The cytotoxic effect of HDM extract (10 μg·mL−1) was determined by a membrane integrity assay, after 24 h in serum-free medium. The release of lactate dehydrogenase (LDH) was determined according to the manufacturer’s protocol (CytoTox-One™; Promega) and fluorescence was assessed at 560/590 nm (Spectramax Gemini XS Microplate Spectrofluorometer; Molecular Devices Corporation, Sunnyvale, CA, USA). Cytotoxicity was calculated as relative LDH increase compared with the untreated control cells.
Samples of cell culture medium were collected from subconfluent BSM cells after stimulation (24 h) with HDM extract (10 μg·mL−1) and interleukin (IL)-6 ELISA was performed according to the manufacturer’s instructions (R&D Systems, Abingdon, UK).
Protease-activated receptor agonists
Protease-activated receptor (PAR)1 (SFLLRN) and PAR2 (SLIGKV) lyophilised agonist peptides (JPT, Berlin, Germany) were diluted in RPMI 1640 and added to cells (500 μM) overnight (37°C). Cells were incubated (15 min at room temperature) with 25 μg·mL−1 anti-PAR2 antibody (Santa Cruz Biotech) to block PAR2 agonists.
Cytokine and proliferation data are presented as mean±sd and immunoblot analyses are presented as mean±sd after densitometric image analysis (ImageJ) of independent experiments. Paired or unpaired t-tests were performed and p-values <0.05 were considered significant.
HDM extract dose-dependently induced the release of IL-6 and increased the proliferation of BSM cells of asthma patients
BSM cells of asthma patients (n = 5) and controls (n = 5) were incubated with HDM extract for 24 h in the absence of FCS. HDM dose-dependently increased IL-6 release in both groups. A statistically significant increase in IL-6 (p<0.05) was observed only in BSM cells from asthma patients (fig. 1a). A significantly increased, dose-dependent proliferation in response to HDM extract was observed only in BSM cells from asthma patients (fig. 1b). As shown in figure 1c, HDM extract did not induce LDH release, and therefore had no cytotoxic effect.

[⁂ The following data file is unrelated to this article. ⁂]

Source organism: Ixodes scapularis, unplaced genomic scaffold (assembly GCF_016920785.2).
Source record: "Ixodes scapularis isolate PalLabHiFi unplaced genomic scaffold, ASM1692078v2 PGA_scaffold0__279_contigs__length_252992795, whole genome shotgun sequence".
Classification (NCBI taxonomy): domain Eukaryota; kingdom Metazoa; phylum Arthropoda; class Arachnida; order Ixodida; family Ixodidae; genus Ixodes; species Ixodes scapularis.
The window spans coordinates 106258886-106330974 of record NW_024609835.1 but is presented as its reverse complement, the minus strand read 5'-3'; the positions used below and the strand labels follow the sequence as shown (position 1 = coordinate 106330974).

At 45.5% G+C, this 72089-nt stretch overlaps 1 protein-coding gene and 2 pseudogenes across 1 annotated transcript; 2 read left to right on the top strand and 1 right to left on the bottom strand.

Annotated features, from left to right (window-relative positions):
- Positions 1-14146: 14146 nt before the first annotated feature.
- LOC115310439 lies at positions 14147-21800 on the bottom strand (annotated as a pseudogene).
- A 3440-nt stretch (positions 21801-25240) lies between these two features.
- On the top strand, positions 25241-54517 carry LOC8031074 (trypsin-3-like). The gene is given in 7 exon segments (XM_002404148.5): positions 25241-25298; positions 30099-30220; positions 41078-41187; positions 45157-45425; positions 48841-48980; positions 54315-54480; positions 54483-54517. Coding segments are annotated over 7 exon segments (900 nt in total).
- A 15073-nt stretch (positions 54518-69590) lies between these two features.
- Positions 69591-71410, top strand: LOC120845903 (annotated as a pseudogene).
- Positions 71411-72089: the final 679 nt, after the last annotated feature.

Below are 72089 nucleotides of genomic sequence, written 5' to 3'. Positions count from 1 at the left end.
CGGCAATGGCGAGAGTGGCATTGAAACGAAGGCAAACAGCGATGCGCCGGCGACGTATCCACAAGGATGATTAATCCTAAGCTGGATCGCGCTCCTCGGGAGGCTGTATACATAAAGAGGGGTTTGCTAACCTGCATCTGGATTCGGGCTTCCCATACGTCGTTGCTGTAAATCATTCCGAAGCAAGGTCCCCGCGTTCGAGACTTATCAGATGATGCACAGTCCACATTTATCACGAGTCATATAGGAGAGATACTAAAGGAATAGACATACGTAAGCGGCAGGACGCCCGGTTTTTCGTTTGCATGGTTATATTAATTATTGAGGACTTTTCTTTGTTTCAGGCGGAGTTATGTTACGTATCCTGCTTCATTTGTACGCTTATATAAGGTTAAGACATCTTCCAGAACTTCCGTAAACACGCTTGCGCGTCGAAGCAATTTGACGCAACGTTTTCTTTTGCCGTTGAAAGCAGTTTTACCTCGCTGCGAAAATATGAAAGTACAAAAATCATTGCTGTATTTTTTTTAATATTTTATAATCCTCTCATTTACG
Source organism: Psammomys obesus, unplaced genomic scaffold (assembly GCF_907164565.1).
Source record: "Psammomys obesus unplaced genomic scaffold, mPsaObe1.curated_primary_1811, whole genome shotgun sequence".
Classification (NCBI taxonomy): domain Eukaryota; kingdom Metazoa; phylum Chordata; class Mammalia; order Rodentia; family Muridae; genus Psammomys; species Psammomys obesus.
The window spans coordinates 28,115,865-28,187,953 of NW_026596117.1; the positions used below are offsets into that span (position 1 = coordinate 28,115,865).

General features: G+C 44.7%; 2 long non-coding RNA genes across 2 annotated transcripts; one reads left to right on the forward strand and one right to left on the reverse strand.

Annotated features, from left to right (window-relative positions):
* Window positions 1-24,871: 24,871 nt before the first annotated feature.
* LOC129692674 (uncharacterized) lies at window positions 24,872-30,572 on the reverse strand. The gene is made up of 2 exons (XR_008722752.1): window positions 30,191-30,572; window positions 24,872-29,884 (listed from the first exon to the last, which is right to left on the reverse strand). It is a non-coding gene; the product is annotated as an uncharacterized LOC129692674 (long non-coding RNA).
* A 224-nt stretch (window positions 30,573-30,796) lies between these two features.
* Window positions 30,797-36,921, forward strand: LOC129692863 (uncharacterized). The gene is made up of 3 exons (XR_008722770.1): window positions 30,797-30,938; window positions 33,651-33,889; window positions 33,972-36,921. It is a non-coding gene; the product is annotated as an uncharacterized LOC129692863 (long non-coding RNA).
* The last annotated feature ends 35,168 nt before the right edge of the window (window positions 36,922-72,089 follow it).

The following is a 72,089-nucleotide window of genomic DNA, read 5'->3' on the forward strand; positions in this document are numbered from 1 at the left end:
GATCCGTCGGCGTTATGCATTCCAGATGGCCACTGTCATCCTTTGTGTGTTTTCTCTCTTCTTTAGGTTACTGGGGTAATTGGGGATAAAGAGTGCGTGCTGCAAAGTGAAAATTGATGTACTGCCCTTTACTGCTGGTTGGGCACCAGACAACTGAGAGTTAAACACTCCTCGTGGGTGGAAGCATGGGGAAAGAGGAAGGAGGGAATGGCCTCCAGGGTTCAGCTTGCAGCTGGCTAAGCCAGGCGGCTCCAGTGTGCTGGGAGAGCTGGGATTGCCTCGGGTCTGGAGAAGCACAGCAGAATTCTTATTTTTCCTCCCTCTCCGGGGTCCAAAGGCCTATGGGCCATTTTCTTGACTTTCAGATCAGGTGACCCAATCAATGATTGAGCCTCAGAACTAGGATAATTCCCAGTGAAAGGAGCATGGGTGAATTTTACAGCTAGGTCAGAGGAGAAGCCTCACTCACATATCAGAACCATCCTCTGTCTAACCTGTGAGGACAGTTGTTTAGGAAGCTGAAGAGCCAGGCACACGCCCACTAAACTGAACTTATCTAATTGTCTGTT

HDM extract downregulated C/EBPα expression in BSM cells of asthma patients
HDM-extract (10 μg·mL−1) significantly downregulated the expression of C/EBPα in BSM cells of asthma patients, but not in cells of controls (p<0.05; fig. 2a–d). Although the degree of the C/EBPα suppression was individual (range 50–100%), it was consistent in all experiments (n = 6) (fig. 2a and b). In contrast, HDM extract incubation of BSM cells from nonasthmatic controls (n = 7) did not significantly affect the expression of C/EBPα (fig. 2c and d). We used primary lung fibroblasts (n = 2) to examine the cell specificity of the responses; these were incubated with HDM extract (10 μg·mL−1), which did not have any effect on the expression of C/EBPα proteins (fig. 2e).
HDM extract did not affect the reinitiation of 5′TOP mRNA translation and had no effect on eIFE4 expression
The reinitiation of 5′TOP mRNA CEBPA translation was monitored by TCRS, the principle of which is depicted in figure 3a. The construct generates a long (p23) and a short (p12) peptide, of which the ratio (p12/p23) is a measure for translation reinitiation 14]. As shown in figure 3b, HDM extract did not significantly change the p12/p23 ratio, indicating that the reinitiation of translation of 5′TOP mRNAs was not affected by HDM extract. Translation of CEBPA mRNA is regulated by several proteins, including eIF4E, hnRNPE2 and CRT (fig. 3c). Consistent with the unchanged p12/p23 ratio, the expression of eIF4E in asthmatic cells (n = 3) was unaffected after incubation with HDM extract (10 μg·mL−1), indicating that a different mechanism controls translation (fig. 3d).